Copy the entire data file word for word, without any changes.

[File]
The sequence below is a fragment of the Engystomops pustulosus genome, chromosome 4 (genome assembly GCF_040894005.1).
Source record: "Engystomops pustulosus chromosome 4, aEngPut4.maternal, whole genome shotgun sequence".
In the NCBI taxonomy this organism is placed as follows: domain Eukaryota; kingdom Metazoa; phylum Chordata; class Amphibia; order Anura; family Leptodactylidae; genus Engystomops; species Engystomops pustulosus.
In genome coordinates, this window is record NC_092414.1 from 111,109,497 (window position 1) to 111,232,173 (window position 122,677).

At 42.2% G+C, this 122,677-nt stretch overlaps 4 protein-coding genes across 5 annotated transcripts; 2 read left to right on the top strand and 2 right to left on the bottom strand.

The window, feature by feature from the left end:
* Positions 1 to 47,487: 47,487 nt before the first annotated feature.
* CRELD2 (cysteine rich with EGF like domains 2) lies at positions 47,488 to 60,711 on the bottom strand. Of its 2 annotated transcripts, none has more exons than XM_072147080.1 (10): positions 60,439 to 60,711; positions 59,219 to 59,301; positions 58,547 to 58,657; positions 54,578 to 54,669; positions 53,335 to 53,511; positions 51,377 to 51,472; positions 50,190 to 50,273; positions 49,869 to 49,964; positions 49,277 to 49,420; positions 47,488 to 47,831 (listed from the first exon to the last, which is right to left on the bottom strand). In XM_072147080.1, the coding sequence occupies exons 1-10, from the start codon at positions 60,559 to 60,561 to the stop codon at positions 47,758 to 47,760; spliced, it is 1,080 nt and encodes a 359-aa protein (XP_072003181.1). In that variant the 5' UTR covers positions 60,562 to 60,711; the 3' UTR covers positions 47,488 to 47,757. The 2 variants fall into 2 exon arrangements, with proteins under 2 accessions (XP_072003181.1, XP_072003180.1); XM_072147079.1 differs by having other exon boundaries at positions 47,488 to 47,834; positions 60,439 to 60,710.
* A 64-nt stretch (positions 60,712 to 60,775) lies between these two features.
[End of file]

The sequence below is a fragment of the Engystomops pustulosus genome, chromosome 4 (genome assembly GCF_040894005.1).
Source record: "Engystomops pustulosus chromosome 4, aEngPut4.maternal, whole genome shotgun sequence".
In the NCBI taxonomy this organism is placed as follows: domain Eukaryota; kingdom Metazoa; phylum Chordata; class Amphibia; order Anura; family Leptodactylidae; genus Engystomops; species Engystomops pustulosus.
In genome coordinates, this window is record NC_092414.1 from 111,109,497 (window position 1) to 111,232,173 (window position 122,677).

At 42.2% G+C, this 122,677-nt stretch overlaps 4 protein-coding genes across 5 annotated transcripts; 2 read left to right on the top strand and 2 right to left on the bottom strand.

The window, feature by feature from the left end:
* Positions 1 to 47,487: 47,487 nt before the first annotated feature.
* CRELD2 (cysteine rich with EGF like domains 2) lies at positions 47,488 to 60,711 on the bottom strand. Of its 2 annotated transcripts, none has more exons than XM_072147080.1 (10): positions 60,439 to 60,711; positions 59,219 to 59,301; positions 58,547 to 58,657; positions 54,578 to 54,669; positions 53,335 to 53,511; positions 51,377 to 51,472; positions 50,190 to 50,273; positions 49,869 to 49,964; positions 49,277 to 49,420; positions 47,488 to 47,831 (listed from the first exon to the last, which is right to left on the bottom strand). In XM_072147080.1, the coding sequence occupies exons 1-10, from the start codon at positions 60,559 to 60,561 to the stop codon at positions 47,758 to 47,760; spliced, it is 1,080 nt and encodes a 359-aa protein (XP_072003181.1). In that variant the 5' UTR covers positions 60,562 to 60,711; the 3' UTR covers positions 47,488 to 47,757. The 2 variants fall into 2 exon arrangements, with proteins under 2 accessions (XP_072003181.1, XP_072003180.1); XM_072147079.1 differs by having other exon boundaries at positions 47,488 to 47,834; positions 60,439 to 60,710.
* A 64-nt stretch (positions 60,712 to 60,775) lies between these two features.